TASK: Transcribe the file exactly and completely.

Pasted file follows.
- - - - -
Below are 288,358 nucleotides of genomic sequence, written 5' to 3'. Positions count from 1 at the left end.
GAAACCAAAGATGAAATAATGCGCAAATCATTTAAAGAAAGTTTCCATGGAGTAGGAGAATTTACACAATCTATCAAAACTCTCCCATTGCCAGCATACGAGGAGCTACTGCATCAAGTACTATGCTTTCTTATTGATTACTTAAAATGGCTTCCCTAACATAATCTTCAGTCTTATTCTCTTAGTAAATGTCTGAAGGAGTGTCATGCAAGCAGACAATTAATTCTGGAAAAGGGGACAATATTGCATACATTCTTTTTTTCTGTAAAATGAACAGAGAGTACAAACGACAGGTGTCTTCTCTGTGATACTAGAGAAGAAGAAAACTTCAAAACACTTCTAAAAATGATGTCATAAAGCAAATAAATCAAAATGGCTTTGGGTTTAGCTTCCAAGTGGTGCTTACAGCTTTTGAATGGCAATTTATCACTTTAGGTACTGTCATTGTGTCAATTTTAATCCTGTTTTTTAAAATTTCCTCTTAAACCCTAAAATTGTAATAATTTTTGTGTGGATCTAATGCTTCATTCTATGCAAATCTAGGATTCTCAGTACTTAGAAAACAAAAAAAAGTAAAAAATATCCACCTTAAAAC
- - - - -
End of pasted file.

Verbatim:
Below are 288,358 nucleotides of genomic sequence, written 5' to 3'. Positions count from 1 at the left end.
GAAACCAAAGATGAAATAATGCGCAAATCATTTAAAGAAAGTTTCCATGGAGTAGGAGAATTTACACAATCTATCAAAACTCTCCCATTGCCAGCATACGAGGAGCTACTGCATCAAGTACTATGCTTTCTTATTGATTACTTAAAATGGCTTCCCTAACATAATCTTCAGTCTTATTCTCTTAGTAAATGTCTGAAGGAGTGTCATGCAAGCAGACAATTAATTCTGGAAAAGGGGACAATATTGCATACATTCTTTTTTTCTGTAAAATGAACAGAGAGTACAAACGACAGGTGTCTTCTCTGTGATACTAGAGAAGAAGAAAACTTCAAAACACTTCTAAAAATGATGTCATAAAGCAAATAAATCAAAATGGCTTTGGGTTTAGCTTCCAAGTGGTGCTTACAGCTTTTGAATGGCAATTTATCACTTTAGGTACTGTCATTGTGTCAATTTTAATCCTGTTTTTTAAAATTTCCTCTTAAACCCTAAAATTGTAATAATTTTTGTGTGGATCTAATGCTTCATTCTATGCAAATCTAGGATTCTCAGTACTTAGAAAACAAAAAAAAGTAAAAAATATCCACCTTAAAAC